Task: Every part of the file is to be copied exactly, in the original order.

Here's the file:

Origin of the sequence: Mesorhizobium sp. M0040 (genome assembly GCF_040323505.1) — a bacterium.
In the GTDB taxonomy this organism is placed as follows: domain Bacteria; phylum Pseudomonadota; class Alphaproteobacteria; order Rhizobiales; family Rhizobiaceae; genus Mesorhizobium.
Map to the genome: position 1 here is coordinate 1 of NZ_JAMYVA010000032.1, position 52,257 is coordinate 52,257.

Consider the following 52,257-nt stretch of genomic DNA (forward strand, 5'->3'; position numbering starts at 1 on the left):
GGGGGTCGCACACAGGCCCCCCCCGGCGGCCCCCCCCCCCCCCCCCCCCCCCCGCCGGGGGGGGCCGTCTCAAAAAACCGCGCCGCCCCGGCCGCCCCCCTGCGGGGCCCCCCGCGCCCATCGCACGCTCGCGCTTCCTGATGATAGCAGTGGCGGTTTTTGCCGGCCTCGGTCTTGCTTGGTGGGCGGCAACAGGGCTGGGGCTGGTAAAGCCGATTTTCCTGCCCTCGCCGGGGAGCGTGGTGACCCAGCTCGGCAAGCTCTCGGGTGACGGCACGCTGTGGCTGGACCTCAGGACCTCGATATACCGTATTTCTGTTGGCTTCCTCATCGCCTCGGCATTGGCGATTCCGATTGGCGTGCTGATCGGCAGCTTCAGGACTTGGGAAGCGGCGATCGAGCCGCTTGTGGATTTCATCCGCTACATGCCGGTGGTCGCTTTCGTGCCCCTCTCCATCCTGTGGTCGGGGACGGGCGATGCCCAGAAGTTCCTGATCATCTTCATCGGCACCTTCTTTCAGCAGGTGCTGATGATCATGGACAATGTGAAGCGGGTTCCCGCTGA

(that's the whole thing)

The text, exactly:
Origin of the sequence: Mesorhizobium sp. M0040 (genome assembly GCF_040323505.1) — a bacterium.
In the GTDB taxonomy this organism is placed as follows: domain Bacteria; phylum Pseudomonadota; class Alphaproteobacteria; order Rhizobiales; family Rhizobiaceae; genus Mesorhizobium.
Map to the genome: position 1 here is coordinate 1 of NZ_JAMYVA010000032.1, position 52,257 is coordinate 52,257.

Consider the following 52,257-nt stretch of genomic DNA (forward strand, 5'->3'; position numbering starts at 1 on the left):
GGGGGTCGCACACAGGCCCCCCCCGGCGGCCCCCCCCCCCCCCCCCCCCCCCCGCCGGGGGGGGCCGTCTCAAAAAACCGCGCCGCCCCGGCCGCCCCCCTGCGGGGCCCCCCGCGCCCATCGCACGCTCGCGCTTCCTGATGATAGCAGTGGCGGTTTTTGCCGGCCTCGGTCTTGCTTGGTGGGCGGCAACAGGGCTGGGGCTGGTAAAGCCGATTTTCCTGCCCTCGCCGGGGAGCGTGGTGACCCAGCTCGGCAAGCTCTCGGGTGACGGCACGCTGTGGCTGGACCTCAGGACCTCGATATACCGTATTTCTGTTGGCTTCCTCATCGCCTCGGCATTGGCGATTCCGATTGGCGTGCTGATCGGCAGCTTCAGGACTTGGGAAGCGGCGATCGAGCCGCTTGTGGATTTCATCCGCTACATGCCGGTGGTCGCTTTCGTGCCCCTCTCCATCCTGTGGTCGGGGACGGGCGATGCCCAGAAGTTCCTGATCATCTTCATCGGCACCTTCTTTCAGCAGGTGCTGATGATCATGGACAATGTGAAGCGGGTTCCCGCTGA